Data shows ad spend slowly recovering
- 02 September, 2020 10:03
National ad spend is showing signs of recovering, with lower declines in June and July and August numbers already showing stronger spending than previous months, according to the latest Standard Media Index data from July.
After the massive hit to the industry as the COVID-19 pandemic started, all major media again reported large double-digit declines in July ad spend. But there were some stronger sectors, with regional radio bookings down just 11.6 per cent, social media ad spend down 13.8 per cent and bookings to video sites back just 13.7 per cent.
SMI A/NZ MD, Jane Ractliffe, said the data shows there will be an even lower level of decline in August with the total, excluding digital media, so far back up 25.2 per cent compared to July results.
Ractliffe said strong forward bookings for numerous product categories and both the TV and digital media returning more quickly to a pre-COVID state, with digital’s July decline of -15.6 per cent the lowest of any major media.
“And for the month of October, the value of committed ad spend is now only six percentage points behind where it was at this time last year,” she said.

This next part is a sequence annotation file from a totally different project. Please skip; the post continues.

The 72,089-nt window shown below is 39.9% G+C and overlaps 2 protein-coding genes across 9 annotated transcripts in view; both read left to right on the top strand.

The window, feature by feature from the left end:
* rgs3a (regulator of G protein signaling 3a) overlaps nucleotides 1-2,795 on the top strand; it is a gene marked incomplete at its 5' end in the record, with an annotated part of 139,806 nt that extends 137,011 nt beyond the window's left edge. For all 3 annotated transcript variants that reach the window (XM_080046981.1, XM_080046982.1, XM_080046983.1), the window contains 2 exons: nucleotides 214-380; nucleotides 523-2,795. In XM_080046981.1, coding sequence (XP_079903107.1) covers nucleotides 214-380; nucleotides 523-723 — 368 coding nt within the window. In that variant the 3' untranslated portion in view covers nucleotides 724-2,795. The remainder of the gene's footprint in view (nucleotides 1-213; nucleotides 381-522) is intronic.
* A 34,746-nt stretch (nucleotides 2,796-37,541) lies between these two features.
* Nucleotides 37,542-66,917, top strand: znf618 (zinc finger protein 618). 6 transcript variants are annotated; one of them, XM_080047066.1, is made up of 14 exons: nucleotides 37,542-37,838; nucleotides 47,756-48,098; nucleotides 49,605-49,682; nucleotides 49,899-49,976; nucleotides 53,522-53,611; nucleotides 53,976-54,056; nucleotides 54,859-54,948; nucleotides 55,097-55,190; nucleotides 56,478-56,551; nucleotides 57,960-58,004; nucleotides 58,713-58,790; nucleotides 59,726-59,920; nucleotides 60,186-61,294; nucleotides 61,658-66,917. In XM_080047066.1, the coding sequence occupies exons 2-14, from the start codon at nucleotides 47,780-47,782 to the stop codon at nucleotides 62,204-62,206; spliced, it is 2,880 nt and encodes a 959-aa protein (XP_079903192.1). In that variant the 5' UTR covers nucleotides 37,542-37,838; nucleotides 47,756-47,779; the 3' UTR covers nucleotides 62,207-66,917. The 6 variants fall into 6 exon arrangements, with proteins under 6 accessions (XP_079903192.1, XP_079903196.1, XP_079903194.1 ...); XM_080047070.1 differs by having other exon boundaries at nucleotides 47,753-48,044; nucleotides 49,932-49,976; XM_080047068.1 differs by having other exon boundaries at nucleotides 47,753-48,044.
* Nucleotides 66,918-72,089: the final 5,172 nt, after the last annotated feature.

In terms of product categories, there has been stronger demand in some areas, with the largest category of retail delivering more stable bookings, down 3.8 per cent in total, as chemists, supermarkets and outdoor/garden retailers all grew their media investment.
The largest percentage increase among the major product categories came from the toiletries/cosmetics market, up 20.7 per cent. Within this market the investment in advertising hair care products almost doubled with most of those extra funds moving to the TV and digital media, oral care advertising grew 11.7 per cent in July and the other toiletries market, mostly deodorants, more than doubled its media investment.
Given the lower July decline, the trend for the calendar year-to-date also continues to improve, with the market now back 24.5 per cent over the past seven month period. That result was initially driven by the natural disasters at the start of the year, but was then exacerbated by COVID-19 with ad spend falling by 43.5 per cent in May.
“All markets are slowly rebuilding after COVID inflicted huge declines in advertising expenditure and it’s great to be able to report the early signs of growth as the media world tries to return to a new normal,’’ Ractliffe said.
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